The same Moon/Saturn/Venus trine which rewards Nicole for her hard work projecting her lunar and Venusian qualities—and surely makes it easy for her to do—may also be the fiery energy flow that enabled her to go the course for a decade with Cruise. This was amidst recurring rumors that Cruise may be secretly gay and that they had a tight marriage contract that “required” her to stick with him for at least that long. Surely, Saturn in flow with her feeling and relationship planets would help her keep up her end of the bargain, if this is true. Mercury trine Neptune would make it easy to keep up appearances—and help her make it in the illusory medium of film.

There is so much we’ll never know and so much back story and that leaves you wondering, if not mystified, available on any search engine. The blessing of Nicole’s trine is that she appears to be genuinely “settled down” in the most positive, Saturnian sense, with her current spouse and expanded family. It wasn’t easy at first with Keith Urban’s substance abuse issues. He credits his devotion to Nicole as his catalyst to seek and succeed in treatment.  Maybe she flowed with her trines until she finally found the happy ending.

Jackie Chan. Martial artist and physical comedian Jackie Chan can probably attribute his grace, flowing movements, passion for physicality and nonstop wit to a trio of trines in his chart: Mercury trine Uranus, Mars trine Pluto, and Jupiter trine Neptune. His movies like Rush Hour are always upbeat, hilarious, and full of intrigue as well as a lot of fancy kicks and footwork. He has incurred countless injuries, doing his own stunts (Mars trine Pluto overdo). My husband and I were musing, watching one of his early films (Who Am I?) about who has broken more bones, Jackie or the late Evel Knievel. (Knievel’s trines, by the way, include Mercury conjunct Sun trine Jupiter and Mars conjunct Neptune trine Uranus.)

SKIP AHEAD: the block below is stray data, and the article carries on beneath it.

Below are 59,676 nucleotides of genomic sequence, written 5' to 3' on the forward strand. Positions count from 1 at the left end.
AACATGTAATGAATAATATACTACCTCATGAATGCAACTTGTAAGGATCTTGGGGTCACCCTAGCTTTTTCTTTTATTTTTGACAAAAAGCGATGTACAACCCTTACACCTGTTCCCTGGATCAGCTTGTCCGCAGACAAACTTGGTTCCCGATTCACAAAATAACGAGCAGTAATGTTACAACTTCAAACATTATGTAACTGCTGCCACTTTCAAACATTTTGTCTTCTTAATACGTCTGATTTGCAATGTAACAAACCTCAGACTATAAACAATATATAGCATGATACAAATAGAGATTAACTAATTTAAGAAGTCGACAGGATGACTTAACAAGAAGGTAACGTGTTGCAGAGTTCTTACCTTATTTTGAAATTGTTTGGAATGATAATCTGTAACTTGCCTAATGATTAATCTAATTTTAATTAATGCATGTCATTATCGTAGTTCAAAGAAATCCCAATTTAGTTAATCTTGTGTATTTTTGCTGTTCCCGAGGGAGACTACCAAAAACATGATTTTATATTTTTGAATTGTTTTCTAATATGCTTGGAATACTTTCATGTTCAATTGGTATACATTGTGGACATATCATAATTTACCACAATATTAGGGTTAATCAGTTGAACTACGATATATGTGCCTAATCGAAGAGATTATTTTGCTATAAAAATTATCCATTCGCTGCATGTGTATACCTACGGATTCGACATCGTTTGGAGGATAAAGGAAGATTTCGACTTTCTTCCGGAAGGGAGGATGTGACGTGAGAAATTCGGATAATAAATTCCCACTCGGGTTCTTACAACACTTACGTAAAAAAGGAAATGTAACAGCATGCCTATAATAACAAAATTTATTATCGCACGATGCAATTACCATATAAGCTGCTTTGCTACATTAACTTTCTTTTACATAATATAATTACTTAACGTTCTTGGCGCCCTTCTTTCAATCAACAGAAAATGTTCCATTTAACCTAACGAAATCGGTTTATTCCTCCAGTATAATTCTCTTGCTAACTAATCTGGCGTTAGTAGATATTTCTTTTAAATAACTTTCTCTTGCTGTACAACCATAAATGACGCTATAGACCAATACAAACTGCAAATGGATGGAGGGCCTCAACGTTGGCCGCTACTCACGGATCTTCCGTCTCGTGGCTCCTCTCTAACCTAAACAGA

Jackie Chan movies have trademark scenes where he’s forced to undergo torture or other physical punishment in martial arts matches. Like my own Mars trine Jupiter, it appears Jackie’s Mars trine Pluto is almost too much fun for him—at a big price to his body. He’s willing to endure physical risk and pain, including a literal hole in his head, incurred during a stunt accident. With Jupiter trine Neptune, he likes to make BIG movies and take BIG risks in them. Great for us, but I’m not so sure about him.

Get Reacquainted with Your Trines

I’m not trine to put a damper on something you always thought was one of the big boons in your chart. Indeed, trines can be just that, especially in a chart with a lot of squares, oppositions and other tensions. Your trines, in that case, can work like the valve on an old-fashioned pressure cooker, letting off steam. They can be the way out of constant demands and offer a welcome relief and release to what feels like endless inner work. The trap is not seeing their downside and whether the easy flow between two planets also creates unwanted—often unrealized—grief for you.

Take an objective look at your planets in trine, warts and all. See what you triangulate out of the exercise—and please share in the Comments any new insights!


Photo Credit: © swillklitch -